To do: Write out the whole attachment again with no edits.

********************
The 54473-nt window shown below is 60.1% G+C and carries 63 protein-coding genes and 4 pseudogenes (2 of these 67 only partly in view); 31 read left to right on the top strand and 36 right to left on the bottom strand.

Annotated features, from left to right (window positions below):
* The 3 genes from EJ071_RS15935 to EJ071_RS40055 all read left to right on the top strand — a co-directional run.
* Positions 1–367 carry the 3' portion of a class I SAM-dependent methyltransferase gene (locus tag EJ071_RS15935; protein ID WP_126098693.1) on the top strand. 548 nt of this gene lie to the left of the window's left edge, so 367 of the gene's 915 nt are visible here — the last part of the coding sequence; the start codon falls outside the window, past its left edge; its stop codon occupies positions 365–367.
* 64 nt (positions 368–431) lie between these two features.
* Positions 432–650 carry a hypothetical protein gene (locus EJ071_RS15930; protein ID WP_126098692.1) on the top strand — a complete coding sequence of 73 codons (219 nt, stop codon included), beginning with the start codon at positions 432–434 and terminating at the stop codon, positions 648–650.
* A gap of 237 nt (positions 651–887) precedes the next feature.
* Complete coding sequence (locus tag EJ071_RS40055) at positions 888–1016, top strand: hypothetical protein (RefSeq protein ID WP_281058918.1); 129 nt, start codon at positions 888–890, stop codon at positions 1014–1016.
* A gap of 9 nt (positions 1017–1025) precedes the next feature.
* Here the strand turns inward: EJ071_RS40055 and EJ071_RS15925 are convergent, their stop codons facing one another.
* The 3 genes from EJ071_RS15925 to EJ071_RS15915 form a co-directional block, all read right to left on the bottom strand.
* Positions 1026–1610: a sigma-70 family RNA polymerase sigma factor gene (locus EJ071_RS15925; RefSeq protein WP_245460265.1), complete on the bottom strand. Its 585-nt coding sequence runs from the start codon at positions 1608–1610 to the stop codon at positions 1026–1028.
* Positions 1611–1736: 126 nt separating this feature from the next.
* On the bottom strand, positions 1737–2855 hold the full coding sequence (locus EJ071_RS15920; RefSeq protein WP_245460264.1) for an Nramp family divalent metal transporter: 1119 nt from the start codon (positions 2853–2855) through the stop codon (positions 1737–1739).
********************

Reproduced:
The 54473-nt window shown below is 60.1% G+C and carries 63 protein-coding genes and 4 pseudogenes (2 of these 67 only partly in view); 31 read left to right on the top strand and 36 right to left on the bottom strand.

Annotated features, from left to right (window positions below):
* The 3 genes from EJ071_RS15935 to EJ071_RS40055 all read left to right on the top strand — a co-directional run.
* Positions 1–367 carry the 3' portion of a class I SAM-dependent methyltransferase gene (locus tag EJ071_RS15935; protein ID WP_126098693.1) on the top strand. 548 nt of this gene lie to the left of the window's left edge, so 367 of the gene's 915 nt are visible here — the last part of the coding sequence; the start codon falls outside the window, past its left edge; its stop codon occupies positions 365–367.
* 64 nt (positions 368–431) lie between these two features.
* Positions 432–650 carry a hypothetical protein gene (locus EJ071_RS15930; protein ID WP_126098692.1) on the top strand — a complete coding sequence of 73 codons (219 nt, stop codon included), beginning with the start codon at positions 432–434 and terminating at the stop codon, positions 648–650.
* A gap of 237 nt (positions 651–887) precedes the next feature.
* Complete coding sequence (locus tag EJ071_RS40055) at positions 888–1016, top strand: hypothetical protein (RefSeq protein ID WP_281058918.1); 129 nt, start codon at positions 888–890, stop codon at positions 1014–1016.
* A gap of 9 nt (positions 1017–1025) precedes the next feature.
* Here the strand turns inward: EJ071_RS40055 and EJ071_RS15925 are convergent, their stop codons facing one another.
* The 3 genes from EJ071_RS15925 to EJ071_RS15915 form a co-directional block, all read right to left on the bottom strand.
* Positions 1026–1610: a sigma-70 family RNA polymerase sigma factor gene (locus EJ071_RS15925; RefSeq protein WP_245460265.1), complete on the bottom strand. Its 585-nt coding sequence runs from the start codon at positions 1608–1610 to the stop codon at positions 1026–1028.
* Positions 1611–1736: 126 nt separating this feature from the next.
* On the bottom strand, positions 1737–2855 hold the full coding sequence (locus EJ071_RS15920; RefSeq protein WP_245460264.1) for an Nramp family divalent metal transporter: 1119 nt from the start codon (positions 2853–2855) through the stop codon (positions 1737–1739).